And since California Democrats don’t believe in eliminating unnecessary or wasteful government programs, they just spend on more services and keep the outdated ones on life support. Which requires more money. Which requires more taxation. And so on.

The proof is in the results though. Every budget cycle we hear about “record investments” in this or that, but what’s improved?

California has the lowest literacy rate. Its public schools are failing generations of kids. It is incapable of building houses to alleviate a housing crisis. It leads the nation in homelessness and poverty. Persistent drought. Raging wildfires. All of these problems with fixes that go unused. In fact, it is challenging to find an area of improvement over the last decade or so.

And yet California has the highest tax rates in the country.

Perhaps Sandoval would argue the problem is that California isn’t going far enough with taxation. But what’s the limiting principle?

The Excessive Wealth Disorder fallacy

Excessive Wealth Disorder is modern Marxism. Its problems are two-fold: First, that income inequality is the root of all evil, and second that there are ultra-rich puppet masters dominating society. I’ll address these in reverse order.

There’s no question the rich get perks and privileges the rest of us don’t. But there has never been a time in history when that wasn’t true.

It’s hard to take seriously the concerns that the rich are pulling society’s strings because when it’s presented it’s almost always framed in political terms, with right-leaning rich people, like the Koch brothers, and corporations, as the villains.

Spared from attack are progressive donors like George Soros or Tom Steyer or public employee unions, all of whom have unbelievable amounts of money, power and influence. It seems the problem is not rich people pulling strings, just those with whom the left disagrees.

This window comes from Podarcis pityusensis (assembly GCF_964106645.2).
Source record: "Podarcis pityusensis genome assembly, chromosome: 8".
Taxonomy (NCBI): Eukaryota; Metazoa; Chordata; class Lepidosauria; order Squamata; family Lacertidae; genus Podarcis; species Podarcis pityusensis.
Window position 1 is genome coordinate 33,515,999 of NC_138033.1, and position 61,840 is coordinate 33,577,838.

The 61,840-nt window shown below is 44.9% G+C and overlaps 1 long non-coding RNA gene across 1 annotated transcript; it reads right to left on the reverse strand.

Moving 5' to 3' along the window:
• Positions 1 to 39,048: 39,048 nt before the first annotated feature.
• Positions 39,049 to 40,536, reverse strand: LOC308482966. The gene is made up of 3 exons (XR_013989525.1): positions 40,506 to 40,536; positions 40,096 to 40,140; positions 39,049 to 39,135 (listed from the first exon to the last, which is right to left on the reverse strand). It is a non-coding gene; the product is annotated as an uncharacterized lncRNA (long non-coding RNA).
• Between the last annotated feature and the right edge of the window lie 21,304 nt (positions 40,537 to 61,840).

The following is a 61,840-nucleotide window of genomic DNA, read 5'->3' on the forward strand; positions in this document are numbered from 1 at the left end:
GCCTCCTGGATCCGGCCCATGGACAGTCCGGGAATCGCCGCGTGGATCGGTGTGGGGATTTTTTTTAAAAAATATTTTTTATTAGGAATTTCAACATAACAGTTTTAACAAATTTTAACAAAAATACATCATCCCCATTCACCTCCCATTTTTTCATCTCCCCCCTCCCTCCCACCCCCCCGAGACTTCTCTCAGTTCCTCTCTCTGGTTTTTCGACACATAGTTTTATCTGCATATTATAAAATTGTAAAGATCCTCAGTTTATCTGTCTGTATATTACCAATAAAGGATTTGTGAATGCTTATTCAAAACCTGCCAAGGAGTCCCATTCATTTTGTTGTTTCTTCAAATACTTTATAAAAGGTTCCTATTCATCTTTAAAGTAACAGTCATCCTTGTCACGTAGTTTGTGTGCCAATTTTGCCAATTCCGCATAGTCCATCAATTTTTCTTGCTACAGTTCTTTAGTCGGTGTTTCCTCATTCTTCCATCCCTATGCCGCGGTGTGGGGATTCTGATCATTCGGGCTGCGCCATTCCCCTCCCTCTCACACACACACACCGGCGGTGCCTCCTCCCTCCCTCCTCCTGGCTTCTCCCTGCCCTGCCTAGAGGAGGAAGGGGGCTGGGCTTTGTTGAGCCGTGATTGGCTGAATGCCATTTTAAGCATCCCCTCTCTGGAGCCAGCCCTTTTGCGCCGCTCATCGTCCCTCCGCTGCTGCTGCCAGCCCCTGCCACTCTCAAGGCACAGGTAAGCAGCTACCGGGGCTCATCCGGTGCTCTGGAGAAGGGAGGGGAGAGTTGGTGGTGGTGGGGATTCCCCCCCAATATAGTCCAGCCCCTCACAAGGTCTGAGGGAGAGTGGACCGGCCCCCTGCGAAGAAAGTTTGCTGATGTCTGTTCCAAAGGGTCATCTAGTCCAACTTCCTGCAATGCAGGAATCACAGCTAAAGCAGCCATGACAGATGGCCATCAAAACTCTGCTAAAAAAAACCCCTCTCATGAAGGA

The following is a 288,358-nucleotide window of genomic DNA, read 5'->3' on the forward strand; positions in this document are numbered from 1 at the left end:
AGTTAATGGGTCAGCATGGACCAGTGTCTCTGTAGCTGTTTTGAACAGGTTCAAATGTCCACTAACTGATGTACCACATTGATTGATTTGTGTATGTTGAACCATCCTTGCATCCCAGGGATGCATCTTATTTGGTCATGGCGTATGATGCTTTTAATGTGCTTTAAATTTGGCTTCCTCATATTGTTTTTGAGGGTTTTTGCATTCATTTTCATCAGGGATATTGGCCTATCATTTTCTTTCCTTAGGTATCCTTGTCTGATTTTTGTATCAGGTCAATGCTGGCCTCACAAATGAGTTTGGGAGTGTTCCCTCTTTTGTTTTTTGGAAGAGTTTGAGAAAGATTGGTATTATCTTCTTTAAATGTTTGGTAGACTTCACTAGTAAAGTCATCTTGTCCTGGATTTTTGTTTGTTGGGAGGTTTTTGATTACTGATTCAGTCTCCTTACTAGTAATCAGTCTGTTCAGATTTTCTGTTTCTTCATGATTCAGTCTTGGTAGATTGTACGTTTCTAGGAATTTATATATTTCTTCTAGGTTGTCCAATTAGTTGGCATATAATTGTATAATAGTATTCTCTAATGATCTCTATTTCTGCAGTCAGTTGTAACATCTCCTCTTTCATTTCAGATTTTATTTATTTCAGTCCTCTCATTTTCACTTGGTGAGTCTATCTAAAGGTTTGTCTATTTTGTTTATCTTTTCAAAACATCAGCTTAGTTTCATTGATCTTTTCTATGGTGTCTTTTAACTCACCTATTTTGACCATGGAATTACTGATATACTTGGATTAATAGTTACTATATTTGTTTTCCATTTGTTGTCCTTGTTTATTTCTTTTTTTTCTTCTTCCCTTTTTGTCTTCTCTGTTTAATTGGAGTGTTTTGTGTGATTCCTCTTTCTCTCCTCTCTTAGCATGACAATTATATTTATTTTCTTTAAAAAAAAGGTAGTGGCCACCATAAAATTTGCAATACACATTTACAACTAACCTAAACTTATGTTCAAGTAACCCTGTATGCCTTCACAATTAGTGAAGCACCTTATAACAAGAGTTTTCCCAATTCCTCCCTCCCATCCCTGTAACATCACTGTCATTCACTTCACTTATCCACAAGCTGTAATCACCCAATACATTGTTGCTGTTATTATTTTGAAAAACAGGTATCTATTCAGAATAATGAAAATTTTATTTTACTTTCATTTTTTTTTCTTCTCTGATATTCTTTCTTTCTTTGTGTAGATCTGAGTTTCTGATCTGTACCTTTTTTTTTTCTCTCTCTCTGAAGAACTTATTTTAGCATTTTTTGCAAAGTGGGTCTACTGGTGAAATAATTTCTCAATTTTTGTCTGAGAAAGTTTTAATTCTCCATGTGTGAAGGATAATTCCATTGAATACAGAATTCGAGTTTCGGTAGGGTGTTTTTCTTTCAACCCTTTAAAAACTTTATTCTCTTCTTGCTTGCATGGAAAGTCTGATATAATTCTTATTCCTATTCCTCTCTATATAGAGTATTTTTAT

Meanwhile, income inequality as a concept fuels envy and pits people against each other.

Instead of focusing on the real problem of too many people trapped in or around poverty because of a lack of economic opportunities, the framing is instead on the relationship between rich and poor.

Income inequality says there isn’t enough wealth to go around and only when I get what’s yours will I be satisfied.

Income inequality plays all of Marxism’s greatest hits: Class struggle, wealth redistribution and, as Karl Marx himself used to say, “From each according to his ability, to each according to his needs.”

Inequality is unavoidable. Even if the government owned everything and doled out necessities to everyone equally, there would still be inequality, because people are different.

So it really comes down to how much inequality is tolerable in society, which is something the Marxists can’t seem to define.

If Marxists are interested in lifting people out of poverty, they should ditch the class struggle nonsense and promote economic opportunities through the free market.

Follow Matt on Twitter @FlemingWords